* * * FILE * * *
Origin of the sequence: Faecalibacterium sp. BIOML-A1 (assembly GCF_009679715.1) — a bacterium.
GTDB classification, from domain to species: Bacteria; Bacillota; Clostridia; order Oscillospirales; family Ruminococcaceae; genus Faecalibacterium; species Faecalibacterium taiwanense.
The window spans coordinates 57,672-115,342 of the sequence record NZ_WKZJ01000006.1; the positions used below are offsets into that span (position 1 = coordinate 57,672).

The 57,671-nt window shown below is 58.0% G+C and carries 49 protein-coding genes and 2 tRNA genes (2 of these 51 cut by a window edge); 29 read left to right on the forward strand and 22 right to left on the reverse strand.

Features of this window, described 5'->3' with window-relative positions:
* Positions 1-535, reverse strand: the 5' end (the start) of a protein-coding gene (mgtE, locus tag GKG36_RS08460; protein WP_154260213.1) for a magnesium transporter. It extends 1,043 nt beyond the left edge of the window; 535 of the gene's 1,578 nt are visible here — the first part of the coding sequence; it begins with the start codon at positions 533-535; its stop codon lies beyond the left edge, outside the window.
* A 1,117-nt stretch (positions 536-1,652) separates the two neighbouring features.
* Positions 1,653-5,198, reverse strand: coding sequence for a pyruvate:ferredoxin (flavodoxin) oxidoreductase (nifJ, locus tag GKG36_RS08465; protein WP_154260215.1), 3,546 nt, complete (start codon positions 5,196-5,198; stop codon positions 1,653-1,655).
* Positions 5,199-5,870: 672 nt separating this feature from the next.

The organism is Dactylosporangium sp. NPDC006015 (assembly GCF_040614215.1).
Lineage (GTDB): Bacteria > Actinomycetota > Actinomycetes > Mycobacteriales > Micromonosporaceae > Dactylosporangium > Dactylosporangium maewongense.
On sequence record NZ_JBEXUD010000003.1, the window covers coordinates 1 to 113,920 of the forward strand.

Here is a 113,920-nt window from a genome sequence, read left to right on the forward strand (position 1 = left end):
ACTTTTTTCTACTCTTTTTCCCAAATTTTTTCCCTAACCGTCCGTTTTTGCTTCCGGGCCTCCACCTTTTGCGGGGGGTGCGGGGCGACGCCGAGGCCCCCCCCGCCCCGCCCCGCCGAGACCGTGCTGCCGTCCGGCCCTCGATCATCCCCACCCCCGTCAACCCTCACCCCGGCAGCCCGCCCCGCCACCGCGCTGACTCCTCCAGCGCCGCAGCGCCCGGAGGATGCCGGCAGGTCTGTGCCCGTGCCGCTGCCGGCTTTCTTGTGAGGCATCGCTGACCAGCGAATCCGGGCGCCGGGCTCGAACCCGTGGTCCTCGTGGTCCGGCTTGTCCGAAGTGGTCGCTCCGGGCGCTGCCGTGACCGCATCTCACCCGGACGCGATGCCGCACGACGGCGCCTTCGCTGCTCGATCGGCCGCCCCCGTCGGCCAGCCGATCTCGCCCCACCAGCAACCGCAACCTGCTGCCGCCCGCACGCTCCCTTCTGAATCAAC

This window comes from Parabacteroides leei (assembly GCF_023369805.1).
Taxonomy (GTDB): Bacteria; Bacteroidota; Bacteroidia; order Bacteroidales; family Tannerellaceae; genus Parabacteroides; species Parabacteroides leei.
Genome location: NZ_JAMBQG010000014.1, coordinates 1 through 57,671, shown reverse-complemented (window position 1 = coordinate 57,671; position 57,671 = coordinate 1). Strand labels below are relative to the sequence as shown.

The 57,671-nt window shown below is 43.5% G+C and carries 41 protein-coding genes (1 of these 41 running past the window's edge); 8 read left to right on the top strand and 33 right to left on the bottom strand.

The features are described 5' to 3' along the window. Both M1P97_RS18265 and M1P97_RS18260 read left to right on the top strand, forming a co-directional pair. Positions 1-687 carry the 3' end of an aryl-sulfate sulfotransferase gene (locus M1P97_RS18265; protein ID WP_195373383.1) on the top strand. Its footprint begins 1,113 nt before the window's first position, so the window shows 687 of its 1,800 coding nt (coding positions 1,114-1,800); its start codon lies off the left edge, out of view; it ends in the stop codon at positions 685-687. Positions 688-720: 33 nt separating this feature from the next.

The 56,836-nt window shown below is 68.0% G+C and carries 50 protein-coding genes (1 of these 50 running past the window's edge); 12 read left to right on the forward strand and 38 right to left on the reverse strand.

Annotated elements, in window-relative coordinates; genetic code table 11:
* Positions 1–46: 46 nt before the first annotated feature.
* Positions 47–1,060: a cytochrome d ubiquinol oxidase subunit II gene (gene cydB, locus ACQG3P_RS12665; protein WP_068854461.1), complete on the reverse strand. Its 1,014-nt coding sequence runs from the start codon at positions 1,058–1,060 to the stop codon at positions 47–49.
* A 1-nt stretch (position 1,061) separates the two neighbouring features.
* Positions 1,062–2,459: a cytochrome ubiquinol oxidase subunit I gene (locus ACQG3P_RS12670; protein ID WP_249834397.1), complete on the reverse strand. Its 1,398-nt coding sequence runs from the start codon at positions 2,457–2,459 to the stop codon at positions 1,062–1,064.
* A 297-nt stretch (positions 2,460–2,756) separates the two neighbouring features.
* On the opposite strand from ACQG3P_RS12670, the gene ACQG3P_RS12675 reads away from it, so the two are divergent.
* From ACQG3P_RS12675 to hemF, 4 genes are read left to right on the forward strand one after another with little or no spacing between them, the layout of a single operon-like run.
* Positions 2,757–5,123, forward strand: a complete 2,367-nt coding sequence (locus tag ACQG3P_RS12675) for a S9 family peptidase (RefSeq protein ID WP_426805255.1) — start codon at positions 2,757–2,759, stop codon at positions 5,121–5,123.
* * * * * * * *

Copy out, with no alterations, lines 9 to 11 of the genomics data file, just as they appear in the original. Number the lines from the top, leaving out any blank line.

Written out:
* Positions 5,199-5,870: 672 nt separating this feature from the next.

The organism is Dactylosporangium sp. NPDC006015 (assembly GCF_040614215.1).
Lineage (GTDB): Bacteria > Actinomycetota > Actinomycetes > Mycobacteriales > Micromonosporaceae > Dactylosporangium > Dactylosporangium maewongense.